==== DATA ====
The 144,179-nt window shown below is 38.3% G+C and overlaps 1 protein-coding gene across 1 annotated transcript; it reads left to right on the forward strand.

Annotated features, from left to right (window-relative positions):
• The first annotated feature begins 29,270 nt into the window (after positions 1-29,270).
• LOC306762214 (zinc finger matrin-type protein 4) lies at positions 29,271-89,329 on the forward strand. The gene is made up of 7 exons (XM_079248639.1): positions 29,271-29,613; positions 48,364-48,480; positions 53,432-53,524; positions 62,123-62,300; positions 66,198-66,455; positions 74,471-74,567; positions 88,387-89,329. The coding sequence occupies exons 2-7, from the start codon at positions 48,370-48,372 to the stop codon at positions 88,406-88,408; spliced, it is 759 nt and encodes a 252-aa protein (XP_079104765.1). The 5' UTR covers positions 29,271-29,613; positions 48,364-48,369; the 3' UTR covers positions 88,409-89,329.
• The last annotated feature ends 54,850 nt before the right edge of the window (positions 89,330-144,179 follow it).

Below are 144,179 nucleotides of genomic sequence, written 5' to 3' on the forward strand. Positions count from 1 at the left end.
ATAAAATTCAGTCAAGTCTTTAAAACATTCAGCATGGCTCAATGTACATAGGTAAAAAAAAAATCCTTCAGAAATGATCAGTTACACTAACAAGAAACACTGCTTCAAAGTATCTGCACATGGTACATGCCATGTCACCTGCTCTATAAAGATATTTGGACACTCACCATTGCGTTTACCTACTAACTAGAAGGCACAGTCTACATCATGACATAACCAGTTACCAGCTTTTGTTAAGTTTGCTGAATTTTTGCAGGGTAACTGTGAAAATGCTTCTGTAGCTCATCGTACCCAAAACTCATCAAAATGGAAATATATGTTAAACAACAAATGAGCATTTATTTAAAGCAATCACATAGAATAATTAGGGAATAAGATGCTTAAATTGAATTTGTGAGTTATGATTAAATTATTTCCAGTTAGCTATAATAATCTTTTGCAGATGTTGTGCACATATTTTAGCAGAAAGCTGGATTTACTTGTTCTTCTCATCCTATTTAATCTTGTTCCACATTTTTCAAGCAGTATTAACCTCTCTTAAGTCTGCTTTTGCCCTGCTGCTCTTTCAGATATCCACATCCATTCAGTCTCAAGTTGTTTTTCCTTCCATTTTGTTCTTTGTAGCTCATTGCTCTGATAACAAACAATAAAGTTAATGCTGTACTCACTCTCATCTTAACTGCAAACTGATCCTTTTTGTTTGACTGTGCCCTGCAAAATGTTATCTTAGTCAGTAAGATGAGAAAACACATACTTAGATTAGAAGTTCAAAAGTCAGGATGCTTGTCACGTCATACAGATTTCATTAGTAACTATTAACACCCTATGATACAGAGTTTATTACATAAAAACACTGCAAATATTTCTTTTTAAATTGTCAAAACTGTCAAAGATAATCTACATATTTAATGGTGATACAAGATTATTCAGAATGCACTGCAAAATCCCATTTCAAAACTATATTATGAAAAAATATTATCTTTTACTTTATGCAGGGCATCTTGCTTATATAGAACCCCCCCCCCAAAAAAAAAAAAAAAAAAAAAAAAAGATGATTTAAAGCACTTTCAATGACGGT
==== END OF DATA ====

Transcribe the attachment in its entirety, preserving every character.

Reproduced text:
The 144,179-nt window shown below is 38.3% G+C and overlaps 1 protein-coding gene across 1 annotated transcript; it reads left to right on the forward strand.

Annotated features, from left to right (window-relative positions):
• The first annotated feature begins 29,270 nt into the window (after positions 1-29,270).
• LOC306762214 (zinc finger matrin-type protein 4) lies at positions 29,271-89,329 on the forward strand. The gene is made up of 7 exons (XM_079248639.1): positions 29,271-29,613; positions 48,364-48,480; positions 53,432-53,524; positions 62,123-62,300; positions 66,198-66,455; positions 74,471-74,567; positions 88,387-89,329. The coding sequence occupies exons 2-7, from the start codon at positions 48,370-48,372 to the stop codon at positions 88,406-88,408; spliced, it is 759 nt and encodes a 252-aa protein (XP_079104765.1). The 5' UTR covers positions 29,271-29,613; positions 48,364-48,369; the 3' UTR covers positions 88,409-89,329.
• The last annotated feature ends 54,850 nt before the right edge of the window (positions 89,330-144,179 follow it).

Below are 144,179 nucleotides of genomic sequence, written 5' to 3' on the forward strand. Positions count from 1 at the left end.
ATAAAATTCAGTCAAGTCTTTAAAACATTCAGCATGGCTCAATGTACATAGGTAAAAAAAAAATCCTTCAGAAATGATCAGTTACACTAACAAGAAACACTGCTTCAAAGTATCTGCACATGGTACATGCCATGTCACCTGCTCTATAAAGATATTTGGACACTCACCATTGCGTTTACCTACTAACTAGAAGGCACAGTCTACATCATGACATAACCAGTTACCAGCTTTTGTTAAGTTTGCTGAATTTTTGCAGGGTAACTGTGAAAATGCTTCTGTAGCTCATCGTACCCAAAACTCATCAAAATGGAAATATATGTTAAACAACAAATGAGCATTTATTTAAAGCAATCACATAGAATAATTAGGGAATAAGATGCTTAAATTGAATTTGTGAGTTATGATTAAATTATTTCCAGTTAGCTATAATAATCTTTTGCAGATGTTGTGCACATATTTTAGCAGAAAGCTGGATTTACTTGTTCTTCTCATCCTATTTAATCTTGTTCCACATTTTTCAAGCAGTATTAACCTCTCTTAAGTCTGCTTTTGCCCTGCTGCTCTTTCAGATATCCACATCCATTCAGTCTCAAGTTGTTTTTCCTTCCATTTTGTTCTTTGTAGCTCATTGCTCTGATAACAAACAATAAAGTTAATGCTGTACTCACTCTCATCTTAACTGCAAACTGATCCTTTTTGTTTGACTGTGCCCTGCAAAATGTTATCTTAGTCAGTAAGATGAGAAAACACATACTTAGATTAGAAGTTCAAAAGTCAGGATGCTTGTCACGTCATACAGATTTCATTAGTAACTATTAACACCCTATGATACAGAGTTTATTACATAAAAACACTGCAAATATTTCTTTTTAAATTGTCAAAACTGTCAAAGATAATCTACATATTTAATGGTGATACAAGATTATTCAGAATGCACTGCAAAATCCCATTTCAAAACTATATTATGAAAAAATATTATCTTTTACTTTATGCAGGGCATCTTGCTTATATAGAACCCCCCCCCCAAAAAAAAAAAAAAAAAAAAAAAAAGATGATTTAAAGCACTTTCAATGACGGT